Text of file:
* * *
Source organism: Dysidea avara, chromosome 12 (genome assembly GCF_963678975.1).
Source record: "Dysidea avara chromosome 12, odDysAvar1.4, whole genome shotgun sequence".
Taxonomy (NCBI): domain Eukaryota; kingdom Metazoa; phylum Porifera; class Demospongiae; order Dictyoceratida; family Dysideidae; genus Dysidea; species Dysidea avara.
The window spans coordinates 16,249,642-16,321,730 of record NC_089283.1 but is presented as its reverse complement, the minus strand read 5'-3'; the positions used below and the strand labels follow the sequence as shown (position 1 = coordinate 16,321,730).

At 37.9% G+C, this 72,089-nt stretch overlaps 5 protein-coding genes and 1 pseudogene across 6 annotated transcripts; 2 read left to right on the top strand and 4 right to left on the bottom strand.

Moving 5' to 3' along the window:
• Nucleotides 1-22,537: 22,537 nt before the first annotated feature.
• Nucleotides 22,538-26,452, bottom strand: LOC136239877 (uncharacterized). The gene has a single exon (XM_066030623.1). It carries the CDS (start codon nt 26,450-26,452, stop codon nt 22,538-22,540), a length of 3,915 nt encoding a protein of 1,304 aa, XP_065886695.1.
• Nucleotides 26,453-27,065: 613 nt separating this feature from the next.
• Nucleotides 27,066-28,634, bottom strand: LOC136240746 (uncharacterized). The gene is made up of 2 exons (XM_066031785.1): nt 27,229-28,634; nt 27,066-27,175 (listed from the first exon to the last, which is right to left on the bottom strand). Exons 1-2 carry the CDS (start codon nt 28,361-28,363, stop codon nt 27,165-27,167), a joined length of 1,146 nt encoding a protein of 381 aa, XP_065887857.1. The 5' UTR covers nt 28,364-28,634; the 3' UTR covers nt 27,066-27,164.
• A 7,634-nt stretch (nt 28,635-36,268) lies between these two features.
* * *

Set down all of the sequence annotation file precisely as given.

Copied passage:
Source organism: Dysidea avara, chromosome 12 (genome assembly GCF_963678975.1).
Source record: "Dysidea avara chromosome 12, odDysAvar1.4, whole genome shotgun sequence".
Taxonomy (NCBI): domain Eukaryota; kingdom Metazoa; phylum Porifera; class Demospongiae; order Dictyoceratida; family Dysideidae; genus Dysidea; species Dysidea avara.
The window spans coordinates 16,249,642-16,321,730 of record NC_089283.1 but is presented as its reverse complement, the minus strand read 5'-3'; the positions used below and the strand labels follow the sequence as shown (position 1 = coordinate 16,321,730).

At 37.9% G+C, this 72,089-nt stretch overlaps 5 protein-coding genes and 1 pseudogene across 6 annotated transcripts; 2 read left to right on the top strand and 4 right to left on the bottom strand.

Moving 5' to 3' along the window:
• Nucleotides 1-22,537: 22,537 nt before the first annotated feature.
• Nucleotides 22,538-26,452, bottom strand: LOC136239877 (uncharacterized). The gene has a single exon (XM_066030623.1). It carries the CDS (start codon nt 26,450-26,452, stop codon nt 22,538-22,540), a length of 3,915 nt encoding a protein of 1,304 aa, XP_065886695.1.
• Nucleotides 26,453-27,065: 613 nt separating this feature from the next.
• Nucleotides 27,066-28,634, bottom strand: LOC136240746 (uncharacterized). The gene is made up of 2 exons (XM_066031785.1): nt 27,229-28,634; nt 27,066-27,175 (listed from the first exon to the last, which is right to left on the bottom strand). Exons 1-2 carry the CDS (start codon nt 28,361-28,363, stop codon nt 27,165-27,167), a joined length of 1,146 nt encoding a protein of 381 aa, XP_065887857.1. The 5' UTR covers nt 28,364-28,634; the 3' UTR covers nt 27,066-27,164.
• A 7,634-nt stretch (nt 28,635-36,268) lies between these two features.